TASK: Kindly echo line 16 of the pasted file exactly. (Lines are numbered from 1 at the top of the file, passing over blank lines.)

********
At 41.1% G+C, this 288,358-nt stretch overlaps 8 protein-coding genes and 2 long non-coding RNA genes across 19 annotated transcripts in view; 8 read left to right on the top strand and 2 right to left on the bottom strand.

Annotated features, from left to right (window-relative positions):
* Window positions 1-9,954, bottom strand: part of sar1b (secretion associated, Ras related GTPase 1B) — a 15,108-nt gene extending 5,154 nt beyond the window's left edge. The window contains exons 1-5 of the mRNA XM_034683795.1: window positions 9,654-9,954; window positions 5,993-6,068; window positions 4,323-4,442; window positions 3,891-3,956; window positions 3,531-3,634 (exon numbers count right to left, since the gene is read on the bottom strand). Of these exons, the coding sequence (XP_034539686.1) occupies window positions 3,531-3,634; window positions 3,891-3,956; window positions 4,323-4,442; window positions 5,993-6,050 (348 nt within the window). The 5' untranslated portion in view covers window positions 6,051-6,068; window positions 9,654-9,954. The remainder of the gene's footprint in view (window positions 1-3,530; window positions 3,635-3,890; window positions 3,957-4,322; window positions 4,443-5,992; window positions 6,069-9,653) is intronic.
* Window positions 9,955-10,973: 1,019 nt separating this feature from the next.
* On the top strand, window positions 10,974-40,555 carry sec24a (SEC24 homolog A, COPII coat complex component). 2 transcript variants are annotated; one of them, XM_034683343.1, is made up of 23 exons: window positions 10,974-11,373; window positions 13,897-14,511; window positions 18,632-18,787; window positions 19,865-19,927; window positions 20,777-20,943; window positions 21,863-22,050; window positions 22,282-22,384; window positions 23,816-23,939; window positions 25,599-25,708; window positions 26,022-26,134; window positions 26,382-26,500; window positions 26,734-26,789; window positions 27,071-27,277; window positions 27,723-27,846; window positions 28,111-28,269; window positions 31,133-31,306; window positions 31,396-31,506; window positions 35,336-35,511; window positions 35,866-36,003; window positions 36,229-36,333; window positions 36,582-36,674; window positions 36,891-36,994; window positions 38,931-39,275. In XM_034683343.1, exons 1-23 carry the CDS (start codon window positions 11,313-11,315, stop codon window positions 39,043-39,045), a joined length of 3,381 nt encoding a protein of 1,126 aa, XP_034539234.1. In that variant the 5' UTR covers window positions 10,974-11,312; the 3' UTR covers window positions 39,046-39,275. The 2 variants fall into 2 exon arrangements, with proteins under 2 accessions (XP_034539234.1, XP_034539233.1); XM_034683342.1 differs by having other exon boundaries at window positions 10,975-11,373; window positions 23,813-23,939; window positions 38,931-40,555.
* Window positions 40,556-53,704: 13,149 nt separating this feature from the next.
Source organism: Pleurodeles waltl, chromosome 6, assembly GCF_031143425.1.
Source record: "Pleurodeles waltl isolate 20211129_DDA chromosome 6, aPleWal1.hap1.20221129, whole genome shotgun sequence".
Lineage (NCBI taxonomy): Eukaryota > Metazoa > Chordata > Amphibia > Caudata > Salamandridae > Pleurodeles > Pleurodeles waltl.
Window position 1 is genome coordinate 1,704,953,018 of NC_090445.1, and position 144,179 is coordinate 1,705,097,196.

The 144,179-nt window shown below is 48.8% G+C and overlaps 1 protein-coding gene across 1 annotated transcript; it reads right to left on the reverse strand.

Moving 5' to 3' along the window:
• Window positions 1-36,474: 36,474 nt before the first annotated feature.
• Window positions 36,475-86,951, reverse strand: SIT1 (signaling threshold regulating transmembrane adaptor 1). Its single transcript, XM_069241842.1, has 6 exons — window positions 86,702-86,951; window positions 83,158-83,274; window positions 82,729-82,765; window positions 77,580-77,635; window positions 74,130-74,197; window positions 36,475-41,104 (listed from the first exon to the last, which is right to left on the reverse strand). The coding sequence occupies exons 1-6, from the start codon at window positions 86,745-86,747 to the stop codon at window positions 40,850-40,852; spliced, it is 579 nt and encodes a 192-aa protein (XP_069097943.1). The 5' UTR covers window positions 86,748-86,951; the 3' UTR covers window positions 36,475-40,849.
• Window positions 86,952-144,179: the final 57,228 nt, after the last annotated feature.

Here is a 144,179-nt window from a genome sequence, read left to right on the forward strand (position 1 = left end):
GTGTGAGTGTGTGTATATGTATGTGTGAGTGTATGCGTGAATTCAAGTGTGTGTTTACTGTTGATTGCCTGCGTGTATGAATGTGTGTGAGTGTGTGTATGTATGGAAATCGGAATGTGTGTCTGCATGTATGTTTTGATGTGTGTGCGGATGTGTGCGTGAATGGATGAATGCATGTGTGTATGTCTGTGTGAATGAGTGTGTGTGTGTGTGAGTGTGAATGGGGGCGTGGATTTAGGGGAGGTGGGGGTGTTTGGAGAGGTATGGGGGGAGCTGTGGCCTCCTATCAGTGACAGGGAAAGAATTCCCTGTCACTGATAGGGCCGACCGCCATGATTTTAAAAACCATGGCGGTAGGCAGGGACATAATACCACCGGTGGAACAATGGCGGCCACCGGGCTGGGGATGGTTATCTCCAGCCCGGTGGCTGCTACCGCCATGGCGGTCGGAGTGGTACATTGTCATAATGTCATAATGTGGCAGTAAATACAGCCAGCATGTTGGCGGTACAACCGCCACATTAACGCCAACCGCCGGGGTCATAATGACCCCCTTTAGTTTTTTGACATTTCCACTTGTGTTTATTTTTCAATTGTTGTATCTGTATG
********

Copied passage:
Here is a 144,179-nt window from a genome sequence, read left to right on the forward strand (position 1 = left end):